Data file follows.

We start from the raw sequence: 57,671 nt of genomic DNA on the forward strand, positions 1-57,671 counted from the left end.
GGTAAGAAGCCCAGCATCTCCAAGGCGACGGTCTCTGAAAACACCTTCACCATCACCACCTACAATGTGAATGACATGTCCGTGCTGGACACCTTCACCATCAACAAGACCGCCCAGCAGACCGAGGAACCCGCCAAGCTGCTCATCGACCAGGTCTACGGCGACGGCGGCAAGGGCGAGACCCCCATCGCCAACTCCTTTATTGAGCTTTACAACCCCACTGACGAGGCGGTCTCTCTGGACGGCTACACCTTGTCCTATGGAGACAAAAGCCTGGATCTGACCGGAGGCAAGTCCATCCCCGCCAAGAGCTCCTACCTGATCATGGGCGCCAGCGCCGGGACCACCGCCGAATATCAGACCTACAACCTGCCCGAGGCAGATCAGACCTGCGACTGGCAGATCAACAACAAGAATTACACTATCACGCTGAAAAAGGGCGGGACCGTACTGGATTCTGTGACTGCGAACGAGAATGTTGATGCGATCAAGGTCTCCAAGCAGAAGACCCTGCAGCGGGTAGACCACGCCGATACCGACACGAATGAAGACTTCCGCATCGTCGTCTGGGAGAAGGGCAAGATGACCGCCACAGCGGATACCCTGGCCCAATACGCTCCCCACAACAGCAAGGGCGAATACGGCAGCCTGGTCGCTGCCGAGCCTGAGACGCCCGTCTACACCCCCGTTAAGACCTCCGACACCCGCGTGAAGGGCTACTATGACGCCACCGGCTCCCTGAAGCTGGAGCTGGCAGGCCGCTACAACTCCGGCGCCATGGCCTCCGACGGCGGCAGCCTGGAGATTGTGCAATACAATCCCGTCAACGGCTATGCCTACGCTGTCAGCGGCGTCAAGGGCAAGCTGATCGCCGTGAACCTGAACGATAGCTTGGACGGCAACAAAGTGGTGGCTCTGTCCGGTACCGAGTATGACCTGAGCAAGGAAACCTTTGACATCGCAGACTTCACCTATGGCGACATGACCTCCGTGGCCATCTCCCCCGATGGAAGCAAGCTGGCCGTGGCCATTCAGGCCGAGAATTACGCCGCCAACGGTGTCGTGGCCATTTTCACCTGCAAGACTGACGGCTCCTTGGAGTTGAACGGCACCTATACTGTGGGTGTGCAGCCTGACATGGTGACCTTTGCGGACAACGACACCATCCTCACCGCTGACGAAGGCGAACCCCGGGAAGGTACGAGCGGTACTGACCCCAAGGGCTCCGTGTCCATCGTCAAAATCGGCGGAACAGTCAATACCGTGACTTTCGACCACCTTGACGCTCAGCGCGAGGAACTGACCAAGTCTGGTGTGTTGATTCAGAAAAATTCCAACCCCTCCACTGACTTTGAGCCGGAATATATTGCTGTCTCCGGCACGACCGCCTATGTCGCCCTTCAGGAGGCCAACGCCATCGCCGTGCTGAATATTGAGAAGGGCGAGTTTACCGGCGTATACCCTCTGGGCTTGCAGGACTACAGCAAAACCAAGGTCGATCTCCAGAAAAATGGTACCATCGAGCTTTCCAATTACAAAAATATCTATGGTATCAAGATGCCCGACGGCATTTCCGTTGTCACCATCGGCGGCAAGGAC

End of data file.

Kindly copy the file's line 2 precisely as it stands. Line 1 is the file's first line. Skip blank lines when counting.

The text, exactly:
GGTAAGAAGCCCAGCATCTCCAAGGCGACGGTCTCTGAAAACACCTTCACCATCACCACCTACAATGTGAATGACATGTCCGTGCTGGACACCTTCACCATCAACAAGACCGCCCAGCAGACCGAGGAACCCGCCAAGCTGCTCATCGACCAGGTCTACGGCGACGGCGGCAAGGGCGAGACCCCCATCGCCAACTCCTTTATTGAGCTTTACAACCCCACTGACGAGGCGGTCTCTCTGGACGGCTACACCTTGTCCTATGGAGACAAAAGCCTGGATCTGACCGGAGGCAAGTCCATCCCCGCCAAGAGCTCCTACCTGATCATGGGCGCCAGCGCCGGGACCACCGCCGAATATCAGACCTACAACCTGCCCGAGGCAGATCAGACCTGCGACTGGCAGATCAACAACAAGAATTACACTATCACGCTGAAAAAGGGCGGGACCGTACTGGATTCTGTGACTGCGAACGAGAATGTTGATGCGATCAAGGTCTCCAAGCAGAAGACCCTGCAGCGGGTAGACCACGCCGATACCGACACGAATGAAGACTTCCGCATCGTCGTCTGGGAGAAGGGCAAGATGACCGCCACAGCGGATACCCTGGCCCAATACGCTCCCCACAACAGCAAGGGCGAATACGGCAGCCTGGTCGCTGCCGAGCCTGAGACGCCCGTCTACACCCCCGTTAAGACCTCCGACACCCGCGTGAAGGGCTACTATGACGCCACCGGCTCCCTGAAGCTGGAGCTGGCAGGCCGCTACAACTCCGGCGCCATGGCCTCCGACGGCGGCAGCCTGGAGATTGTGCAATACAATCCCGTCAACGGCTATGCCTACGCTGTCAGCGGCGTCAAGGGCAAGCTGATCGCCGTGAACCTGAACGATAGCTTGGACGGCAACAAAGTGGTGGCTCTGTCCGGTACCGAGTATGACCTGAGCAAGGAAACCTTTGACATCGCAGACTTCACCTATGGCGACATGACCTCCGTGGCCATCTCCCCCGATGGAAGCAAGCTGGCCGTGGCCATTCAGGCCGAGAATTACGCCGCCAACGGTGTCGTGGCCATTTTCACCTGCAAGACTGACGGCTCCTTGGAGTTGAACGGCACCTATACTGTGGGTGTGCAGCCTGACATGGTGACCTTTGCGGACAACGACACCATCCTCACCGCTGACGAAGGCGAACCCCGGGAAGGTACGAGCGGTACTGACCCCAAGGGCTCCGTGTCCATCGTCAAAATCGGCGGAACAGTCAATACCGTGACTTTCGACCACCTTGACGCTCAGCGCGAGGAACTGACCAAGTCTGGTGTGTTGATTCAGAAAAATTCCAACCCCTCCACTGACTTTGAGCCGGAATATATTGCTGTCTCCGGCACGACCGCCTATGTCGCCCTTCAGGAGGCCAACGCCATCGCCGTGCTGAATATTGAGAAGGGCGAGTTTACCGGCGTATACCCTCTGGGCTTGCAGGACTACAGCAAAACCAAGGTCGATCTCCAGAAAAATGGTACCATCGAGCTTTCCAATTACAAAAATATCTATGGTATCAAGATGCCCGACGGCATTTCCGTTGTCACCATCGGCGGCAAGGAC